“So, to tackle this anxiety, I started highlighting more of this element within them – the mortal element, the element that everything is transitory… That was how I started documenting anxiety.
“In time I shifted the same approach to other people, becoming intimate, not in a sexual way – there is nothing erotic about my work – but in a way where whoever it is may remove all his masks and all the filters he needs to live in a society,” explained Balzan.
Balzan took inspiration from George Bataille’s essay The Mouth for this series of artworks. He interprets this as saying that human beings have lost their primal side, but that this can nevertheless still manifest in traumatic situations.
“We revert to that state when something is overwhelming us. Hence the contorted bodies of the exhibit – they’re trying to achieve that state,” he said.
Balzan’s photographs and video installation are the result of a process of divestment, but this is not enough to expunge anxiety.
“Some of the images of the family are really high up, so they’re there but you can’t really approach them, like a long-distant memory which pops up but which you try to avoid so as not to cause anxiety,” said Balzan.
Scerri’s ceramic sculptures are the most socially grounded of the works at Darkness at Noon. His take on the uncanny is one that centres on certain present human failings, with themes such as hubris and the fall of those who shout the loudest.
“My work is relatively narrative. If one looks at the works I had done in the past, there always are some subtle messages, as though you have a puzzle, and I let the audience try to decipher what I’m trying to convey. I don’t believe that one should need to explain their work. Audiences are intelligent enough to make their own conclusions. The work emerges from the soul; I don’t need to elaborate.
“This time I worked a lot on my own person… Now I have reached a different phase of life. I always say people have four phases: childhood, adolescence, adulthood and then you reach the phase where you’re given a pension and where others unfortunately start to see you as a liability. You become emarginated.
“Hence the sculpture called Ostracised. The word itself came from the Greeks who would grab fragments of pottery, carve on them the name of the person they wanted to exile and ostracise him. The names there are all versions of my own name.
“We are living in a society where, unfortunately, being prudent gets you penalised. In traffic at a stop sign, if you aren’t arrogant and make your way through, you stay put. We are living in this type of society. I am very bothered by who is presumptuous…” said Scerri.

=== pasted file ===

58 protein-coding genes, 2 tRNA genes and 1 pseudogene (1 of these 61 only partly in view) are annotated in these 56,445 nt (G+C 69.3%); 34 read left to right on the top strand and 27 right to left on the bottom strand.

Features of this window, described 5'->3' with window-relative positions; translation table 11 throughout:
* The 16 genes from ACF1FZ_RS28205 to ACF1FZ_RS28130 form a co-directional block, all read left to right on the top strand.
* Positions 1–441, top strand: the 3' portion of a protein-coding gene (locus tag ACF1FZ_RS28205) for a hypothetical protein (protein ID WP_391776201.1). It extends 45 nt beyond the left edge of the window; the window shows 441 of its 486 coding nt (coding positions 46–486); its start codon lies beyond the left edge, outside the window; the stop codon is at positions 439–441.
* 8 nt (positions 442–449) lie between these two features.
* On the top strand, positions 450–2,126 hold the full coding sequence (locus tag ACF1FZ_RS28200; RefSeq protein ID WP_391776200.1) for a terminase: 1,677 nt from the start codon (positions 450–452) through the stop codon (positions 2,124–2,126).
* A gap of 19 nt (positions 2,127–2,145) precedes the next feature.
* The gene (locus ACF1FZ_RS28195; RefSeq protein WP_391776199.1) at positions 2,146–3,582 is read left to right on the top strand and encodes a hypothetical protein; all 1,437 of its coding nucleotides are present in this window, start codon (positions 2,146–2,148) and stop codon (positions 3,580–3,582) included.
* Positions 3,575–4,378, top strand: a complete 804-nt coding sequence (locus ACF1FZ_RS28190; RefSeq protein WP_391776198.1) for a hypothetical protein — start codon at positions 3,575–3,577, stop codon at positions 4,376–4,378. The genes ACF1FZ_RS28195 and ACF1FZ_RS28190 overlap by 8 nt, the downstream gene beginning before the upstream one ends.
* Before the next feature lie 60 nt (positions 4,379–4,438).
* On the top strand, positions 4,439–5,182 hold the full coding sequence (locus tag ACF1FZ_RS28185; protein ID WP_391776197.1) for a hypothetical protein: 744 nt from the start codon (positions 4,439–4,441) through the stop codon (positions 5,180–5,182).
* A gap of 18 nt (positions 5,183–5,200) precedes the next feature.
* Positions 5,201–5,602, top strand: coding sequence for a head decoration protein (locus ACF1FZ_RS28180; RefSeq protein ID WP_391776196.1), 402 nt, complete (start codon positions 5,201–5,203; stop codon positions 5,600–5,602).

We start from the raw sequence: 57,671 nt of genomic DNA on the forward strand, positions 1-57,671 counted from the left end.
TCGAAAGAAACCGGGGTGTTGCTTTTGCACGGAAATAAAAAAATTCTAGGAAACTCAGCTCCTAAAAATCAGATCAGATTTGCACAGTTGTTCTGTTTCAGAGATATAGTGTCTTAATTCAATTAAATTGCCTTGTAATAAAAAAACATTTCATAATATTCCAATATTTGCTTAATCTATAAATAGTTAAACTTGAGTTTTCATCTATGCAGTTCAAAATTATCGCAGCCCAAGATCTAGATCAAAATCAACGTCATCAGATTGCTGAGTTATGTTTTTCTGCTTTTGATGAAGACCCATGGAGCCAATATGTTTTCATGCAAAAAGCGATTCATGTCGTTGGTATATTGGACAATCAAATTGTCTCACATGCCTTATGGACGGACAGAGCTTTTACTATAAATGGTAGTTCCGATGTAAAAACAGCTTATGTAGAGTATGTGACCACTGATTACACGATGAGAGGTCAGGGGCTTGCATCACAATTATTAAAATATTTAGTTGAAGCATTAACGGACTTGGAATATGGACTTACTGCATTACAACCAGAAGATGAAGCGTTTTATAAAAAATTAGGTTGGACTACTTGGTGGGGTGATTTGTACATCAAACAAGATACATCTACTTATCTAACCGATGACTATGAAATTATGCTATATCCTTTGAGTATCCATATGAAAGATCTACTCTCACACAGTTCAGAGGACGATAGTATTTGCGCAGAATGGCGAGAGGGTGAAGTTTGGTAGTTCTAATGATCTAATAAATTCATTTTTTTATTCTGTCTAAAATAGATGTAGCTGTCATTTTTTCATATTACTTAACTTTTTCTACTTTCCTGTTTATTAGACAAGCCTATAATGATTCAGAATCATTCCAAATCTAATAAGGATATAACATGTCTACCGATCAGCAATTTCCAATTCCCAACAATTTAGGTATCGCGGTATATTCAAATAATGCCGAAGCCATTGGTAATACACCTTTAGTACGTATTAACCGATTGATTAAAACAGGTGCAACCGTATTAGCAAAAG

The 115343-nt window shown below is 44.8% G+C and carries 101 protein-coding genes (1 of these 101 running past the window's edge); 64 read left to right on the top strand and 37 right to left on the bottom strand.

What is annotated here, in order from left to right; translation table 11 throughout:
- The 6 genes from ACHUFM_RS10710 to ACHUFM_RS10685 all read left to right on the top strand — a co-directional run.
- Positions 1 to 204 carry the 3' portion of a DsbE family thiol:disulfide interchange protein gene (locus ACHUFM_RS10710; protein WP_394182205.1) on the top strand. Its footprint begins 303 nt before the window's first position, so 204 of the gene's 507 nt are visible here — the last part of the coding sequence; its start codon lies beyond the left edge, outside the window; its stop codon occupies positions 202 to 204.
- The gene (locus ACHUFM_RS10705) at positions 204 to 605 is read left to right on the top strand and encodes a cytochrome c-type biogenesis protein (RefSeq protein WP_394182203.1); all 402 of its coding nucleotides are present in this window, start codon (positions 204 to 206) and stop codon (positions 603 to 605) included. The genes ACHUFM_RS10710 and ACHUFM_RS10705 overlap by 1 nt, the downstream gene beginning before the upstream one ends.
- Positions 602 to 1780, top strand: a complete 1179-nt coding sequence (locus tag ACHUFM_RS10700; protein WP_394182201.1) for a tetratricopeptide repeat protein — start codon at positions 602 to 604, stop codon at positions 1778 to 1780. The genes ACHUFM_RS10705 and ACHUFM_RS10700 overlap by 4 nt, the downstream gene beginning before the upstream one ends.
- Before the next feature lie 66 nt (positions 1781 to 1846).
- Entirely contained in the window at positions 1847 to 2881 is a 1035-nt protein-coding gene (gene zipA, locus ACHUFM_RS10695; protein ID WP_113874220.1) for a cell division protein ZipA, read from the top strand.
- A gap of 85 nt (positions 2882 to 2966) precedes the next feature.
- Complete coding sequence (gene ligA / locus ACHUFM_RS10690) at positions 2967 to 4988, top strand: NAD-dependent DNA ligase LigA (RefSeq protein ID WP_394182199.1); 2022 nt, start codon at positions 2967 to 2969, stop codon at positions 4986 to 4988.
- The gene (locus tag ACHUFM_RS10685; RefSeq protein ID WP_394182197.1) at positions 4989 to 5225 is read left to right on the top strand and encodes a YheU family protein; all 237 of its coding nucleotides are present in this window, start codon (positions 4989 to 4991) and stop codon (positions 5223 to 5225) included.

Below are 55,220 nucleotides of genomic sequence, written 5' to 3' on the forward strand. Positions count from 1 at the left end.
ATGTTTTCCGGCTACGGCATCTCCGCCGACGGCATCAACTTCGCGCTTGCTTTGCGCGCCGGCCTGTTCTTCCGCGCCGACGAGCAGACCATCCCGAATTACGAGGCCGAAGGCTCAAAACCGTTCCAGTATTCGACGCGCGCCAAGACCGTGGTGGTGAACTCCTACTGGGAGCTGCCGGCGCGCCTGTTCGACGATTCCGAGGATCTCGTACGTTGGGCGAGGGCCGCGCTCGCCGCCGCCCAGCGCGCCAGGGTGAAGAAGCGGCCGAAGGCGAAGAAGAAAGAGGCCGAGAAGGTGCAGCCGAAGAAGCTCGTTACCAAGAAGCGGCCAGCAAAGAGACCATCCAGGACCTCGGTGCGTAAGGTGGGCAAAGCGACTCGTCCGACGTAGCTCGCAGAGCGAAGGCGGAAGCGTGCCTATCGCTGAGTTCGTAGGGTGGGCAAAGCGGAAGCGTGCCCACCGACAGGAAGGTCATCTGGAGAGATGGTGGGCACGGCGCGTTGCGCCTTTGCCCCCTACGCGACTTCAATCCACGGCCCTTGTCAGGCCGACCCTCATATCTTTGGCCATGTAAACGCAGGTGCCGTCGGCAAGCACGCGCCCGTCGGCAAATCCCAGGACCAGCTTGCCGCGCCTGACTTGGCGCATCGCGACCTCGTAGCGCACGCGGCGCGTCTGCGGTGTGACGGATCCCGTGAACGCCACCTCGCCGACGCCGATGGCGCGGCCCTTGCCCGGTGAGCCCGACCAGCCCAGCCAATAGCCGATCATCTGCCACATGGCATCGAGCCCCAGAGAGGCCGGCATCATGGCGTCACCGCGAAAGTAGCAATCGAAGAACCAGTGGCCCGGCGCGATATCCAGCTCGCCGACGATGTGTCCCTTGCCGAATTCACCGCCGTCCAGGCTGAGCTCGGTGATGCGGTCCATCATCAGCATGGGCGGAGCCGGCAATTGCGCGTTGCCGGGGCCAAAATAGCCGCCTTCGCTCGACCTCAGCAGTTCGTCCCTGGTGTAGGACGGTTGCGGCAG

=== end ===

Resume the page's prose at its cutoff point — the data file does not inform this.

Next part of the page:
One can interpret Scerri’s figures as semi-dismembered: “The works are all fractured and put together again, representing a personal trauma I once had. That hurt has always helped me to be creative.”
In contrast to both Buttigieg’s and Balzan’s works, which are more shadowy and obscured, Scerri’s are in full view, with nowhere to hide. Being sculptures, his works invite tactility. While two-dimensional works sometimes promote distance between them and the viewer, Scerri’s works almost draw us to extend a hand to them, maybe touch their faces. Scerri said that this is inherent to all sculptures.
All the artworks in Darkness at Noon have in common not only the human form, but also its alteration, even its deformation. In G.H. Luquet’s L’art primitif, alteration is defined as involving a succession of changes, each destroying the previous state, whereas deformation involves transformation into something else. This is part of the works’ challenging character and what allows viewers to contend with them.
“What we hope to do with this exhibition is challenge people”, said Zammit. “The uncanny, as a psychological mechanism, turns you inward. When that which is supposed to be familiar suddenly becomes strange, that forces a rethinking of the way in which you experience your own internal reality.
“I hope it instigates people into asking themselves ‘how do I think about myself’, ‘why do certain things make me feel comfortable or uncomfortable’. I just hope that this exhibition turns people on themselves,” he concluded.
Darkness at Noon can be viewed at The Splendid, Valletta, until February 24 and will be open between Monday and Sunday from 10am to 6pm. The project was sponsored by the Malta Arts Council Project Support Grant and supported by The Splendid, ILab Photo and Studio7.